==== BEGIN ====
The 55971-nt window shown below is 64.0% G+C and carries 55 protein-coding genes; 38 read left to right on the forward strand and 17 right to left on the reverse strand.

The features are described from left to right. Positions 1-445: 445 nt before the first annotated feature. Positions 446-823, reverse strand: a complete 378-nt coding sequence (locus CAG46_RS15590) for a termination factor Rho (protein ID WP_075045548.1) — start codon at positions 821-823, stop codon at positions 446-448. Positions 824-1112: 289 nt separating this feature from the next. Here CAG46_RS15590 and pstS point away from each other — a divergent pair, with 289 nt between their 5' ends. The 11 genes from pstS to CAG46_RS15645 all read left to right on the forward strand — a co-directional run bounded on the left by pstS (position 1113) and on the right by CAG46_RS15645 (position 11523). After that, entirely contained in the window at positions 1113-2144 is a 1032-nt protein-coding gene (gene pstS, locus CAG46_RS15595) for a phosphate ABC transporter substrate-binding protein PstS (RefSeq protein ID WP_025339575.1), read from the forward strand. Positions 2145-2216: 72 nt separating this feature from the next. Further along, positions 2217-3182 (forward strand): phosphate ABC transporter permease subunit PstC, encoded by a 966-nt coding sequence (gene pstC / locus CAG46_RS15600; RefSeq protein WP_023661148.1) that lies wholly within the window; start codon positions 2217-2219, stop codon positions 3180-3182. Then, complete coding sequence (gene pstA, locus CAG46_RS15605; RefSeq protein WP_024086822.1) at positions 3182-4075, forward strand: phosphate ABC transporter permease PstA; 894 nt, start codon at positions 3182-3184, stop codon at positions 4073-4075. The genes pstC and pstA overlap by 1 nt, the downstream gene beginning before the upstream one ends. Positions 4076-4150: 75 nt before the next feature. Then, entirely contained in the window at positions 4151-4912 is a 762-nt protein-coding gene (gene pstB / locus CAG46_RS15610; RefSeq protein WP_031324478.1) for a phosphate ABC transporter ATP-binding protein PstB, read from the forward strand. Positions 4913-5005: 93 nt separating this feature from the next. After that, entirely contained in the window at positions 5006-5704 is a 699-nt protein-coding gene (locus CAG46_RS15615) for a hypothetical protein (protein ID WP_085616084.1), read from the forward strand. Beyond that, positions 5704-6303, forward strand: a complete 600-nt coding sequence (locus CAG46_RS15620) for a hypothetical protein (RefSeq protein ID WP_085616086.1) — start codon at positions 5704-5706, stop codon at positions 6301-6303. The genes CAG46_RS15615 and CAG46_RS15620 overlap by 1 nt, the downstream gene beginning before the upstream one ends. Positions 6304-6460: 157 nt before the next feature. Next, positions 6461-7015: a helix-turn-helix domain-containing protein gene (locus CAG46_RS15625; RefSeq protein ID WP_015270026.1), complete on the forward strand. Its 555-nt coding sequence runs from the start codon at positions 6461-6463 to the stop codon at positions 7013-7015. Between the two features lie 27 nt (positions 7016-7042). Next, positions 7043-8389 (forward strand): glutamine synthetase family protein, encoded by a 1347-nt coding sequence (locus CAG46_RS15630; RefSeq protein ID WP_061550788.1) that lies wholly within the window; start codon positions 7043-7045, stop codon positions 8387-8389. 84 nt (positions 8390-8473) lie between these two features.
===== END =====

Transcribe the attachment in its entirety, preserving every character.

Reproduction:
The 55971-nt window shown below is 64.0% G+C and carries 55 protein-coding genes; 38 read left to right on the forward strand and 17 right to left on the reverse strand.

The features are described from left to right. Positions 1-445: 445 nt before the first annotated feature. Positions 446-823, reverse strand: a complete 378-nt coding sequence (locus CAG46_RS15590) for a termination factor Rho (protein ID WP_075045548.1) — start codon at positions 821-823, stop codon at positions 446-448. Positions 824-1112: 289 nt separating this feature from the next. Here CAG46_RS15590 and pstS point away from each other — a divergent pair, with 289 nt between their 5' ends. The 11 genes from pstS to CAG46_RS15645 all read left to right on the forward strand — a co-directional run bounded on the left by pstS (position 1113) and on the right by CAG46_RS15645 (position 11523). After that, entirely contained in the window at positions 1113-2144 is a 1032-nt protein-coding gene (gene pstS, locus CAG46_RS15595) for a phosphate ABC transporter substrate-binding protein PstS (RefSeq protein ID WP_025339575.1), read from the forward strand. Positions 2145-2216: 72 nt separating this feature from the next. Further along, positions 2217-3182 (forward strand): phosphate ABC transporter permease subunit PstC, encoded by a 966-nt coding sequence (gene pstC / locus CAG46_RS15600; RefSeq protein WP_023661148.1) that lies wholly within the window; start codon positions 2217-2219, stop codon positions 3180-3182. Then, complete coding sequence (gene pstA, locus CAG46_RS15605; RefSeq protein WP_024086822.1) at positions 3182-4075, forward strand: phosphate ABC transporter permease PstA; 894 nt, start codon at positions 3182-3184, stop codon at positions 4073-4075. The genes pstC and pstA overlap by 1 nt, the downstream gene beginning before the upstream one ends. Positions 4076-4150: 75 nt before the next feature. Then, entirely contained in the window at positions 4151-4912 is a 762-nt protein-coding gene (gene pstB / locus CAG46_RS15610; RefSeq protein WP_031324478.1) for a phosphate ABC transporter ATP-binding protein PstB, read from the forward strand. Positions 4913-5005: 93 nt separating this feature from the next. After that, entirely contained in the window at positions 5006-5704 is a 699-nt protein-coding gene (locus CAG46_RS15615) for a hypothetical protein (protein ID WP_085616084.1), read from the forward strand. Beyond that, positions 5704-6303, forward strand: a complete 600-nt coding sequence (locus CAG46_RS15620) for a hypothetical protein (RefSeq protein ID WP_085616086.1) — start codon at positions 5704-5706, stop codon at positions 6301-6303. The genes CAG46_RS15615 and CAG46_RS15620 overlap by 1 nt, the downstream gene beginning before the upstream one ends. Positions 6304-6460: 157 nt before the next feature. Next, positions 6461-7015: a helix-turn-helix domain-containing protein gene (locus CAG46_RS15625; RefSeq protein ID WP_015270026.1), complete on the forward strand. Its 555-nt coding sequence runs from the start codon at positions 6461-6463 to the stop codon at positions 7013-7015. Between the two features lie 27 nt (positions 7016-7042). Next, positions 7043-8389 (forward strand): glutamine synthetase family protein, encoded by a 1347-nt coding sequence (locus CAG46_RS15630; RefSeq protein ID WP_061550788.1) that lies wholly within the window; start codon positions 7043-7045, stop codon positions 8387-8389. 84 nt (positions 8390-8473) lie between these two features.